gms | German Medical Science

58. Jahrestagung der Deutschen Gesellschaft für Neurochirurgie e. V. (DGNC)

Deutsche Gesellschaft für Neurochirurgie (DGNC) e. V.

26. bis 29.04.2007, Leipzig

Intraoperative CT with integrated navigation system in spinal neurosurgery

Intraoperatives CT mit integriertem Navigationssystem in der spinalen Neurochirurgie

Meeting Abstract

  • corresponding author S. Zausinger - Neurochirurgische Klinik, Ludwig-Maximilians-Universität München
  • D. Morhard - Institut für Klinische Radiologie, Klinikum Großhadern, Ludwig-Maximilians-Universität München
  • T. Heigl - Neurochirurgische Klinik, Ludwig-Maximilians-Universität München
  • O. Schnell - Neurochirurgische Klinik, Ludwig-Maximilians-Universität München
  • J.-C. Tonn - Neurochirurgische Klinik, Ludwig-Maximilians-Universität München
  • E. Uhl - Neurochirurgische Klinik, Ludwig-Maximilians-Universität München

Deutsche Gesellschaft für Neurochirurgie. 58. Jahrestagung der Deutschen Gesellschaft für Neurochirurgie e.V. (DGNC). Leipzig, 26.-29.04.2007. Düsseldorf: German Medical Science GMS Publishing House; 2007. DocSA.10.04

The electronic version of this article is the complete one and can be found online at:

Published: April 11, 2007

© 2007 Zausinger et al.
This is an Open Access article distributed under the terms of the Creative Commons Attribution License ( You are free: to Share – to copy, distribute and transmit the work, provided the original author and source are credited.



Objective: For spinal surgery, images for navigational systems are usually acquired before surgery with patients in a supine positione. Registration of pre-operative images for navigation is comparably time consuming and has to be carried out point-to-point for each vertebral body leaving a substantial risk of inaccurate screw placement. The aim of this study was to evaluate prospectively navigated procedures in spinal surgery with data acquisition by intraoperative computed tomography (iCT) before or during the operative procedure.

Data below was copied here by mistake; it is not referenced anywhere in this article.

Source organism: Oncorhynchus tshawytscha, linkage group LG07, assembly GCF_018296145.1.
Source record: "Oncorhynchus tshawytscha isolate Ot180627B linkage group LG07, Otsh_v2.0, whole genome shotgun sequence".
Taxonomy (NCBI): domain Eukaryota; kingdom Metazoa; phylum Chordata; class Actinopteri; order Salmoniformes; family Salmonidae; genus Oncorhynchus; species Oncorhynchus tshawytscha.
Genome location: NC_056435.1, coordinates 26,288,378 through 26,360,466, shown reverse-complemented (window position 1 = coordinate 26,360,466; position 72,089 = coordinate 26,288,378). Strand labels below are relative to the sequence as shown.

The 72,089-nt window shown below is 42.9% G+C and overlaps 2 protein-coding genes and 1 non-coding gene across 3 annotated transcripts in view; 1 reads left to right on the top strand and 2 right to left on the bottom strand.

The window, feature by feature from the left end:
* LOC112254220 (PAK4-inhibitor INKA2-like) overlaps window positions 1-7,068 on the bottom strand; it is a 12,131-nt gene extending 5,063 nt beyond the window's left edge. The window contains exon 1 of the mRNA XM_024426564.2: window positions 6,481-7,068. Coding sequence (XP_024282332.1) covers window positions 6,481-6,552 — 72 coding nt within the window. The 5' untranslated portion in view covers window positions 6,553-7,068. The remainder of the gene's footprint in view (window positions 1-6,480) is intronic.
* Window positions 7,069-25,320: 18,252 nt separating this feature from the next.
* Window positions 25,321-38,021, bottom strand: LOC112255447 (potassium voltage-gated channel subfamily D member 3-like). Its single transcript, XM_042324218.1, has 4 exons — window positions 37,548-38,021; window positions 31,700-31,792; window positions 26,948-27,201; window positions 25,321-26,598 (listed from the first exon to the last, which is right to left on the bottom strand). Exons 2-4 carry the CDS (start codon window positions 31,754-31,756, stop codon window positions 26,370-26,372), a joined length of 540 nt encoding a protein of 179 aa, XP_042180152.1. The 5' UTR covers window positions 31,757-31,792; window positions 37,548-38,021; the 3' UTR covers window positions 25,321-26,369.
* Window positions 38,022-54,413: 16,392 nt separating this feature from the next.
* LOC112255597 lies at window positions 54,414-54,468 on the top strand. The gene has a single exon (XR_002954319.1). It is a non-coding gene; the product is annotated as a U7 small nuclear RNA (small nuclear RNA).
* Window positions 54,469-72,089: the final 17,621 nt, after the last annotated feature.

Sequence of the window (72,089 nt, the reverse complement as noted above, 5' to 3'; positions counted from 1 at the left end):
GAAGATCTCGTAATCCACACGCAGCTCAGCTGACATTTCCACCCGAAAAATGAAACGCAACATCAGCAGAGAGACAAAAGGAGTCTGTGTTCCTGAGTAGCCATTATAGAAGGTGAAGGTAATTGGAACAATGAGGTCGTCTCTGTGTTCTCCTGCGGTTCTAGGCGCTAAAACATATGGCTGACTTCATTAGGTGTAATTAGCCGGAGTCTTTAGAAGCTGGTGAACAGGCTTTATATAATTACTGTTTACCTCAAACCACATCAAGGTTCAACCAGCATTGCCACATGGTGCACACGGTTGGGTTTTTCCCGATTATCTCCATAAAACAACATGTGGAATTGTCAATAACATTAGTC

Methods: High-resolution CT data of 34 patients [thoracolumbar instability (n=21), C1/2 instability (n=6), cervicothoracic ventral stabilization (n=6), lateral disk herniation (n=1)] were acquired after positioning the patient in the final prone position on a radiolucent operating table (Jupiter, Trumpf) with optional use of a radiolucent head clamp. A sliding gantry 24 detector row CT (Somatom Open, Siemens) was used for image acquisition. In all cases, the data were imported to the frameless infrared-based neuronavigation station (Vector Vision Compact, BrainLAB). A postprocedural intraoperative CT was obtained to assess the extent of decompression and the accuracy of instrumentation.

Results: Intraoperative region-matched registration revealed computed accuracy <1mm (0.9±0.1 mm) in all cases, while anatomical and fluoroscopic landmark control showed sufficient accuracy even in cases of up to five vertebral bodies below the vertebral body, utilized for initial registration. Time needed for stabilization procedure (navigation-CT, screw-placement, including intraoperative control-CT) was within usual limits for C1/2 (127±21 min), lumbar (4 screws; 100±24 min) and thoracic (8 screws; 170±38 min) transpedicular screw placement. Follow-up-iCT revealed an incorrect screw position >2 mm in 9/132 screws (6.8%), allowing immediate correction in 5 screws without any damage to vessels or nerves. There were 3 transient complications with constant clinical improvement in all patients (Odom 2.8 to 1.8).

Conclusions: Intraoperative CT in combination with neuronavigation provides high accuracy of screw placement and thus safety for patients undergoing spinal stabilization in all areas of the spine. The system can be installed into a pre-existing operating environment without the need for special surgical instruments. The procedure is rapid and easy to perform without restricting access to the patient and – by replacing pre- and postoperative imaging – is not associated with additional exposure to radiation.